"Mail-in voting is important, but it is not an exclusive substitute to physical locations," Newsom said, noting that some people are simply not comfortable mailing in a ballot.
The move, resulting from an executive order Newsom signed earlier Friday, makes California the first state to make voting by mail in November an option due to the coronavirus pandemic, Secretary of State Alex Padilla said.
"This election is slated to be the most consequential election of our lifetime," Padilla added, noting that postage on ballots will be pre-paid. "We remain committed to providing as many safe, in-person opportunities to vote as possible on and before Election Day."
The move coincides with the first day of California's partial reopening and comes as concerns about in-person voting during the coronavirus outbreak have brought the longstanding political clash over voting by mail to the fore.
Newsom announced Monday that shops including clothing stores, florists and bookstores will be allowed to offer curbside pickup services starting Friday.
All reopenings in the state will be subject to active monitoring and surveillance, though Newsom noted that some counties will be allowed to move further into the reopening process if certified by health officials and county supervisors.
"We will afford them that right with conditions and modifications that meet the health needs of the entire state," he said Monday.
Newsom has proceeded with caution in reopening the Golden State, which has seen more than 62,500 cases and 2,500 deaths to date, according to data from the Johns Hopkins University Center for Systems Science and Engineering. California was among the first states to issue a stay-at-home order in March and joined in a pact with fellow Western states Washington and Oregon in April to begin incremental release of stay-at-home orders.
The vote-by-mail program marks the first time in California's history that ballots will be mailed to every registered voter in the state, according to Padilla's press secretary, Sam Mahood.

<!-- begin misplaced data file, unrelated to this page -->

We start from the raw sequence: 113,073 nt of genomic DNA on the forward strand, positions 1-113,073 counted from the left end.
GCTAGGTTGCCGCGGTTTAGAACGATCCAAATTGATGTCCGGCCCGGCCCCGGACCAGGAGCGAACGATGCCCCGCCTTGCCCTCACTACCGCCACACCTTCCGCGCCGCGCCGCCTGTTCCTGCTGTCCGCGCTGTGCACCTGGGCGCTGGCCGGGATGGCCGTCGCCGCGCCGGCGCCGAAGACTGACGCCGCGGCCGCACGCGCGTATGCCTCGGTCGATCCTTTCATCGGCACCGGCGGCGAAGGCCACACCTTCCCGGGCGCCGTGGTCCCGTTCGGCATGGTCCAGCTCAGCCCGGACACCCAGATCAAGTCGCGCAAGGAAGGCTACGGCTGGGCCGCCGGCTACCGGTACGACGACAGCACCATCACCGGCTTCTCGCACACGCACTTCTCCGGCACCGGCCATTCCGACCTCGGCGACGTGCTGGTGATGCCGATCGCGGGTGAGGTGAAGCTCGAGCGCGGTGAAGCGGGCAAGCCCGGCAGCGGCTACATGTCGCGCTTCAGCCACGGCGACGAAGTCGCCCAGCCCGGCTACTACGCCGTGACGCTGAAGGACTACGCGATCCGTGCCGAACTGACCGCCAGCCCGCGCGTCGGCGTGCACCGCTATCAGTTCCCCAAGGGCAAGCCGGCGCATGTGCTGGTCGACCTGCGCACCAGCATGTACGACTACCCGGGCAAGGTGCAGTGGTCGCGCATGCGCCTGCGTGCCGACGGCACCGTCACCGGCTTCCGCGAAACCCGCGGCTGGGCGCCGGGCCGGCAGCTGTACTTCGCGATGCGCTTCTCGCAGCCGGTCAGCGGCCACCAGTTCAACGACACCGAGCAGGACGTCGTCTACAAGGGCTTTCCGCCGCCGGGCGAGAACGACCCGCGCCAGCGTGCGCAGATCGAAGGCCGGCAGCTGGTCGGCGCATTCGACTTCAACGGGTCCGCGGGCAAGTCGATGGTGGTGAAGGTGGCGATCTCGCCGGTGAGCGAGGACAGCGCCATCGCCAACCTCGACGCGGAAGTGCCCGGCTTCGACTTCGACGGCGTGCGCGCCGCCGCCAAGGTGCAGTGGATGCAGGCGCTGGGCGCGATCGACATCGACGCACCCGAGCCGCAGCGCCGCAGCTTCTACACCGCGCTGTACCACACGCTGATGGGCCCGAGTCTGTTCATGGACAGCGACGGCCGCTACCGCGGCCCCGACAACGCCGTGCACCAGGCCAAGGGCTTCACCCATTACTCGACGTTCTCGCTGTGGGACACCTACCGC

Republicans lambasted the move by the California governor, saying the election is now susceptible to voter fraud. They floated taking legal action to stop the decision.
Trump campaign Communications Director Tim Murtaugh called the move "a thinly-veiled political tactic by Gov. Newsom to undermine election security" and "a wide open opportunity for fraud."
"Everyone is concerned about the safety of voters, but jeopardizing election security is the wrong way to go about it," he said in a statement, asserting that the state "has a bad record" of maintaining its voter rolls.
Republican National Committee spokesman Steve Guest said in a statement that "we are weighing our legal options to ensure the integrity of the election."
"While we have always supported absentee voting, California is a case study in why automatically (sending) this many ballots is a problem," he said.
But multiple states are looking to such options as the coronavirus outbreak continues. Ohio held a vote-by-mail primary last month, on the heels of at least 19 people in Wisconsin testing positive for coronavirus who said they voted in-person or worked the polls for the state's primary election, according to the state health department.
Groups with backers ranging from anti-Trump conservatives as well as former first lady Michelle Obama have come out in support of voting by mail to protect voters' health and safety. Meanwhile, President Donald Trump has led the Republican charge against the effort.
Trump lied about mail-in ballots at a White House press briefing last month, claiming that "people cheat" and that "the mail ballots are corrupt, in my opinion."
Vote-by-mail advocates point out that a handful of states, including the GOP-dominated state of Utah, already conduct their elections entirely by mail, and that a number of studies have found no evidence of widespread voter fraud in the United States.